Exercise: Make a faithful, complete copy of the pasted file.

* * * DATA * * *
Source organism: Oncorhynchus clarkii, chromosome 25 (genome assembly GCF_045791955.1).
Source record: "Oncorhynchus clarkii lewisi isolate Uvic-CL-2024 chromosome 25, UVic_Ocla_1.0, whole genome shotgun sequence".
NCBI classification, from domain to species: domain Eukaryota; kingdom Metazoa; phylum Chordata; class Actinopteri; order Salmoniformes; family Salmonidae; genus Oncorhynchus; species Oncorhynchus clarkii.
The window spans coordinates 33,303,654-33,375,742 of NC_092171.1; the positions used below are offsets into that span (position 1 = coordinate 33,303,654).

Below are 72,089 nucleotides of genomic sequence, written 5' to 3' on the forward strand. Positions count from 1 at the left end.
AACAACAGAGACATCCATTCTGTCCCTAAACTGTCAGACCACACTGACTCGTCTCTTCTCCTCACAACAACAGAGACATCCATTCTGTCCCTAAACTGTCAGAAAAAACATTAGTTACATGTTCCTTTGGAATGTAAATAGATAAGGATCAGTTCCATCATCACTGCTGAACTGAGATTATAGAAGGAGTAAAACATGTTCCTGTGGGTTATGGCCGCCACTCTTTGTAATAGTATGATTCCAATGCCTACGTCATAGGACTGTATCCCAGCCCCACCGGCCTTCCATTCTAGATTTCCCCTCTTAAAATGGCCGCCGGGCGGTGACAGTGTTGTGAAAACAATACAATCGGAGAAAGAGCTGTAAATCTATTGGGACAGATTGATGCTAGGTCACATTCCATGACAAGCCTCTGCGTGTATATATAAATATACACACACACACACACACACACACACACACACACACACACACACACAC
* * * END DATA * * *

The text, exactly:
Source organism: Oncorhynchus clarkii, chromosome 25 (genome assembly GCF_045791955.1).
Source record: "Oncorhynchus clarkii lewisi isolate Uvic-CL-2024 chromosome 25, UVic_Ocla_1.0, whole genome shotgun sequence".
NCBI classification, from domain to species: domain Eukaryota; kingdom Metazoa; phylum Chordata; class Actinopteri; order Salmoniformes; family Salmonidae; genus Oncorhynchus; species Oncorhynchus clarkii.
The window spans coordinates 33,303,654-33,375,742 of NC_092171.1; the positions used below are offsets into that span (position 1 = coordinate 33,303,654).

Below are 72,089 nucleotides of genomic sequence, written 5' to 3' on the forward strand. Positions count from 1 at the left end.
AACAACAGAGACATCCATTCTGTCCCTAAACTGTCAGACCACACTGACTCGTCTCTTCTCCTCACAACAACAGAGACATCCATTCTGTCCCTAAACTGTCAGAAAAAACATTAGTTACATGTTCCTTTGGAATGTAAATAGATAAGGATCAGTTCCATCATCACTGCTGAACTGAGATTATAGAAGGAGTAAAACATGTTCCTGTGGGTTATGGCCGCCACTCTTTGTAATAGTATGATTCCAATGCCTACGTCATAGGACTGTATCCCAGCCCCACCGGCCTTCCATTCTAGATTTCCCCTCTTAAAATGGCCGCCGGGCGGTGACAGTGTTGTGAAAACAATACAATCGGAGAAAGAGCTGTAAATCTATTGGGACAGATTGATGCTAGGTCACATTCCATGACAAGCCTCTGCGTGTATATATAAATATACACACACACACACACACACACACACACACACACACACACACACACAC